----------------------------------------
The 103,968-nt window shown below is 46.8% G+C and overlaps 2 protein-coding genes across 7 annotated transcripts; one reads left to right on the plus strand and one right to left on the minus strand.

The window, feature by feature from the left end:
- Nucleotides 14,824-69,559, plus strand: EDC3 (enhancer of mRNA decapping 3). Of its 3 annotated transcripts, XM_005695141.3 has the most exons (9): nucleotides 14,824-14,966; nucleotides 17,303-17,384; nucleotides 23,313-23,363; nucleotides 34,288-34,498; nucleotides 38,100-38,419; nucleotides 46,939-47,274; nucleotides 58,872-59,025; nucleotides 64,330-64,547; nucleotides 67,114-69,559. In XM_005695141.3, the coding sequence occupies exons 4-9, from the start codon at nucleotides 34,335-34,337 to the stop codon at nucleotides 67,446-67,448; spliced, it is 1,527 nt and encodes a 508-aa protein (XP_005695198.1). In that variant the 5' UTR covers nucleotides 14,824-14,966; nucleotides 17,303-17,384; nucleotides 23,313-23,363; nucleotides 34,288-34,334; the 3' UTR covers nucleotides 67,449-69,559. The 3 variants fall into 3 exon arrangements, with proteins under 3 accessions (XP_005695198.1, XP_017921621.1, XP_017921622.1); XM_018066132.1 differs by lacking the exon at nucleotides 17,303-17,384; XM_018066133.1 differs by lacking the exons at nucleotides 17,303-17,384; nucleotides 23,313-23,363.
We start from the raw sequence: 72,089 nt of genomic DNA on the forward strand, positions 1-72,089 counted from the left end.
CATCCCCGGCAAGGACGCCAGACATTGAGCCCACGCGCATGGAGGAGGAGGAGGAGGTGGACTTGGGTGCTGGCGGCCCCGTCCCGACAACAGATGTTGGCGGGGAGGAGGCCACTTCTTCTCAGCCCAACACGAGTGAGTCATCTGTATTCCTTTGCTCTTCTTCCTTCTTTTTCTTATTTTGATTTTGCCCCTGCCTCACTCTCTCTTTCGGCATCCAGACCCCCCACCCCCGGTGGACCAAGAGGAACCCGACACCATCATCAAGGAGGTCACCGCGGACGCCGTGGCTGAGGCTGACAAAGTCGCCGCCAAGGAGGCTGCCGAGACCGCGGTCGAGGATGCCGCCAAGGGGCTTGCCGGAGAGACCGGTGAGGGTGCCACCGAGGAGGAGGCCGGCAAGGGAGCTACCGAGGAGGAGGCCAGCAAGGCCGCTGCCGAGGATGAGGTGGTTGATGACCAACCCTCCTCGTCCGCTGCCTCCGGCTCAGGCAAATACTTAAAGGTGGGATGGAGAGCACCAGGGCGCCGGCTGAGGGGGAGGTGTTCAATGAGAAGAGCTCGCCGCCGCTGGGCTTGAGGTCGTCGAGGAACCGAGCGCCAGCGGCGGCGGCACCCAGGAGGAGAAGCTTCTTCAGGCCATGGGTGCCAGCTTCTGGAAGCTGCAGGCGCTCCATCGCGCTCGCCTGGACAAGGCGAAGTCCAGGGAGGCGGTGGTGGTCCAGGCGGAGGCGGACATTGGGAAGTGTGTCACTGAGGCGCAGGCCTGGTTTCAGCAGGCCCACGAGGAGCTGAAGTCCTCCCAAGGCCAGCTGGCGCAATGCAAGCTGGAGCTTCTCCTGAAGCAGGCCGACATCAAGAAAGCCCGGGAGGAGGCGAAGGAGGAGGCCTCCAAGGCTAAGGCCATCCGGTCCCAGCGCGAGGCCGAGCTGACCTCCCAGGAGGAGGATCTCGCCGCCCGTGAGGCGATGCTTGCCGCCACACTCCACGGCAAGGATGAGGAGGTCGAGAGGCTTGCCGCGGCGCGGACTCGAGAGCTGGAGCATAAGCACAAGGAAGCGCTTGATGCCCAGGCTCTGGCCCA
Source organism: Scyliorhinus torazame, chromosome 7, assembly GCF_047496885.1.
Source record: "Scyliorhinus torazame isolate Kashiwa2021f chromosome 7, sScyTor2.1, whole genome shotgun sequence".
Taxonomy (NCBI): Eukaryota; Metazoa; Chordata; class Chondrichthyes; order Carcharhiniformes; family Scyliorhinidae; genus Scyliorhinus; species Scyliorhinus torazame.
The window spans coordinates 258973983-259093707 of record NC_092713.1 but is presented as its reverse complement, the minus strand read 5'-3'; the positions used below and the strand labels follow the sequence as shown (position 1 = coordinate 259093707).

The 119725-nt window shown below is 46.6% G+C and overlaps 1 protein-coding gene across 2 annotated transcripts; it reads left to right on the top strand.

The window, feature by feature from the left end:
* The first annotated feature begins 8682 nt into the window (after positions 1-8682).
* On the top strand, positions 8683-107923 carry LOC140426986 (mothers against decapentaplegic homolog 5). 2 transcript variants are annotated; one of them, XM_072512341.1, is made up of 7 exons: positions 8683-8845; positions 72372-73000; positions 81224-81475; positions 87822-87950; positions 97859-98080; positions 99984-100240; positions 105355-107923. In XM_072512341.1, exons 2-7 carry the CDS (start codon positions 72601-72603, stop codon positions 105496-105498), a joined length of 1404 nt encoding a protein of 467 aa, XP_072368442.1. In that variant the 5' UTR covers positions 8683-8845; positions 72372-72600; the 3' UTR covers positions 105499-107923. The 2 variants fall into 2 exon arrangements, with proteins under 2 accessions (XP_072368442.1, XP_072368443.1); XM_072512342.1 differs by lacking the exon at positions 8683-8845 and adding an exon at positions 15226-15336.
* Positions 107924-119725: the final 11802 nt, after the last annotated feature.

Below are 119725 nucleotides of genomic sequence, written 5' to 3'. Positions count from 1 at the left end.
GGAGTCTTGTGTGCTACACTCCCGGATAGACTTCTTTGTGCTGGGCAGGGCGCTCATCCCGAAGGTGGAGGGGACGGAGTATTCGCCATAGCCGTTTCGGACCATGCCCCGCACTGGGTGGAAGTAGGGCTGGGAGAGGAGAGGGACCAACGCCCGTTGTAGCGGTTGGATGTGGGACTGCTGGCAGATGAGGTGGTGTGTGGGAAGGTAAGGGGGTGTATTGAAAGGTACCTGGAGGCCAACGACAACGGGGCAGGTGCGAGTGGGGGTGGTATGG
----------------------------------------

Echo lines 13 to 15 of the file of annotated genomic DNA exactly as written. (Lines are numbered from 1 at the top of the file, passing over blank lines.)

* On the top strand, positions 8683-107923 carry LOC140426986 (mothers against decapentaplegic homolog 5). 2 transcript variants are annotated; one of them, XM_072512341.1, is made up of 7 exons: positions 8683-8845; positions 72372-73000; positions 81224-81475; positions 87822-87950; positions 97859-98080; positions 99984-100240; positions 105355-107923. In XM_072512341.1, exons 2-7 carry the CDS (start codon positions 72601-72603, stop codon positions 105496-105498), a joined length of 1404 nt encoding a protein of 467 aa, XP_072368442.1. In that variant the 5' UTR covers positions 8683-8845; positions 72372-72600; the 3' UTR covers positions 105499-107923. The 2 variants fall into 2 exon arrangements, with proteins under 2 accessions (XP_072368442.1, XP_072368443.1); XM_072512342.1 differs by lacking the exon at positions 8683-8845 and adding an exon at positions 15226-15336.
* Positions 107924-119725: the final 11802 nt, after the last annotated feature.

Below are 119725 nucleotides of genomic sequence, written 5' to 3'. Positions count from 1 at the left end.